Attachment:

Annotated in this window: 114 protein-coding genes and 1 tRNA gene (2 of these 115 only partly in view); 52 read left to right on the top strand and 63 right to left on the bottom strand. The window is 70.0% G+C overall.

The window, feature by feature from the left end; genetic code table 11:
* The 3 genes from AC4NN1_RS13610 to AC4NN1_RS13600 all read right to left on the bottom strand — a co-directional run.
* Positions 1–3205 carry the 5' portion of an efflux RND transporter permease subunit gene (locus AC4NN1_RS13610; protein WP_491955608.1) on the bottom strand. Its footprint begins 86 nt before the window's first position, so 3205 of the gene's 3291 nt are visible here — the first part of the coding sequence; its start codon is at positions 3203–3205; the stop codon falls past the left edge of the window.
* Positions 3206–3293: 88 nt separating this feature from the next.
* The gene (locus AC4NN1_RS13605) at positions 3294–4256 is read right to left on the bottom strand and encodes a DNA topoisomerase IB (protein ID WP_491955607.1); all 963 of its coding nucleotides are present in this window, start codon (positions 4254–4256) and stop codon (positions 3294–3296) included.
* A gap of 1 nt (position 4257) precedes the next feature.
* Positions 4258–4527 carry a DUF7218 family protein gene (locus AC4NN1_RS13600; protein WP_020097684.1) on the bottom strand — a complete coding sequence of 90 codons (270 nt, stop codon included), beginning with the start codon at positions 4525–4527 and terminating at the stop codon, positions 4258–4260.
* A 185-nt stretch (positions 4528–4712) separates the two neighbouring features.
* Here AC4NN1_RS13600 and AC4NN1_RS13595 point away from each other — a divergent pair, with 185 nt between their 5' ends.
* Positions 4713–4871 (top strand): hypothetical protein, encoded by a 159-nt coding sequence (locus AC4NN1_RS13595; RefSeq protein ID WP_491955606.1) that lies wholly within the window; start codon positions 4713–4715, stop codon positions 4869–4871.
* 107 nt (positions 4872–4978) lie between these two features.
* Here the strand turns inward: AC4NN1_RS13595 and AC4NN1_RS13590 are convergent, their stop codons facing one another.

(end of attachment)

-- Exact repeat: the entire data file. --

Annotated in this window: 114 protein-coding genes and 1 tRNA gene (2 of these 115 only partly in view); 52 read left to right on the top strand and 63 right to left on the bottom strand. The window is 70.0% G+C overall.

The window, feature by feature from the left end; genetic code table 11:
* The 3 genes from AC4NN1_RS13610 to AC4NN1_RS13600 all read right to left on the bottom strand — a co-directional run.
* Positions 1–3205 carry the 5' portion of an efflux RND transporter permease subunit gene (locus AC4NN1_RS13610; protein WP_491955608.1) on the bottom strand. Its footprint begins 86 nt before the window's first position, so 3205 of the gene's 3291 nt are visible here — the first part of the coding sequence; its start codon is at positions 3203–3205; the stop codon falls past the left edge of the window.
* Positions 3206–3293: 88 nt separating this feature from the next.
* The gene (locus AC4NN1_RS13605) at positions 3294–4256 is read right to left on the bottom strand and encodes a DNA topoisomerase IB (protein ID WP_491955607.1); all 963 of its coding nucleotides are present in this window, start codon (positions 4254–4256) and stop codon (positions 3294–3296) included.
* A gap of 1 nt (position 4257) precedes the next feature.
* Positions 4258–4527 carry a DUF7218 family protein gene (locus AC4NN1_RS13600; protein WP_020097684.1) on the bottom strand — a complete coding sequence of 90 codons (270 nt, stop codon included), beginning with the start codon at positions 4525–4527 and terminating at the stop codon, positions 4258–4260.
* A 185-nt stretch (positions 4528–4712) separates the two neighbouring features.
* Here AC4NN1_RS13600 and AC4NN1_RS13595 point away from each other — a divergent pair, with 185 nt between their 5' ends.
* Positions 4713–4871 (top strand): hypothetical protein, encoded by a 159-nt coding sequence (locus AC4NN1_RS13595; RefSeq protein ID WP_491955606.1) that lies wholly within the window; start codon positions 4713–4715, stop codon positions 4869–4871.
* 107 nt (positions 4872–4978) lie between these two features.
* Here the strand turns inward: AC4NN1_RS13595 and AC4NN1_RS13590 are convergent, their stop codons facing one another.